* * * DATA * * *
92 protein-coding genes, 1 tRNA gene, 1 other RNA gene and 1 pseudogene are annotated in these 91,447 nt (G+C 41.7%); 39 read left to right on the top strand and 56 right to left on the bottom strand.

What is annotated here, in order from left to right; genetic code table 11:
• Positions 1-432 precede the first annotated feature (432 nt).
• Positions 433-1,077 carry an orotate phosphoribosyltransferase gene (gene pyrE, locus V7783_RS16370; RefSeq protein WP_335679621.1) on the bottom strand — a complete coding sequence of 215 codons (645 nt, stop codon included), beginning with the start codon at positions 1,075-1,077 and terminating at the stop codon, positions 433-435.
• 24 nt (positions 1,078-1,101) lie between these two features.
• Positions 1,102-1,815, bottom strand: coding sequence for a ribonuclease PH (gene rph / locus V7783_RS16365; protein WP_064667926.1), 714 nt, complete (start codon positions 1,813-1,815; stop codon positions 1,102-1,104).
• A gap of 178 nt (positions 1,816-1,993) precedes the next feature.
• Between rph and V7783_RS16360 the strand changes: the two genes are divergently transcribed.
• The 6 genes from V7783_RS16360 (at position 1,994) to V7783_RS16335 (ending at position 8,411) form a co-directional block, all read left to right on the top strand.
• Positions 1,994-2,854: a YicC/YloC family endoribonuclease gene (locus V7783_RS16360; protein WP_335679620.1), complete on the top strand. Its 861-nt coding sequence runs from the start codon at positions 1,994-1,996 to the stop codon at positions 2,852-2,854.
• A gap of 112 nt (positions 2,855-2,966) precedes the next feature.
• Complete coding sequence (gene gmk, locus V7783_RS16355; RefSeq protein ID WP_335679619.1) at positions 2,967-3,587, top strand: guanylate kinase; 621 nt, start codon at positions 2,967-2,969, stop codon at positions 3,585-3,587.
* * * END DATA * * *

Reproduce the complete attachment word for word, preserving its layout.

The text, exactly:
92 protein-coding genes, 1 tRNA gene, 1 other RNA gene and 1 pseudogene are annotated in these 91,447 nt (G+C 41.7%); 39 read left to right on the top strand and 56 right to left on the bottom strand.

What is annotated here, in order from left to right; genetic code table 11:
• Positions 1-432 precede the first annotated feature (432 nt).
• Positions 433-1,077 carry an orotate phosphoribosyltransferase gene (gene pyrE, locus V7783_RS16370; RefSeq protein WP_335679621.1) on the bottom strand — a complete coding sequence of 215 codons (645 nt, stop codon included), beginning with the start codon at positions 1,075-1,077 and terminating at the stop codon, positions 433-435.
• 24 nt (positions 1,078-1,101) lie between these two features.
• Positions 1,102-1,815, bottom strand: coding sequence for a ribonuclease PH (gene rph / locus V7783_RS16365; protein WP_064667926.1), 714 nt, complete (start codon positions 1,813-1,815; stop codon positions 1,102-1,104).
• A gap of 178 nt (positions 1,816-1,993) precedes the next feature.
• Between rph and V7783_RS16360 the strand changes: the two genes are divergently transcribed.
• The 6 genes from V7783_RS16360 (at position 1,994) to V7783_RS16335 (ending at position 8,411) form a co-directional block, all read left to right on the top strand.
• Positions 1,994-2,854: a YicC/YloC family endoribonuclease gene (locus V7783_RS16360; protein WP_335679620.1), complete on the top strand. Its 861-nt coding sequence runs from the start codon at positions 1,994-1,996 to the stop codon at positions 2,852-2,854.
• A gap of 112 nt (positions 2,855-2,966) precedes the next feature.
• Complete coding sequence (gene gmk, locus V7783_RS16355; RefSeq protein ID WP_335679619.1) at positions 2,967-3,587, top strand: guanylate kinase; 621 nt, start codon at positions 2,967-2,969, stop codon at positions 3,585-3,587.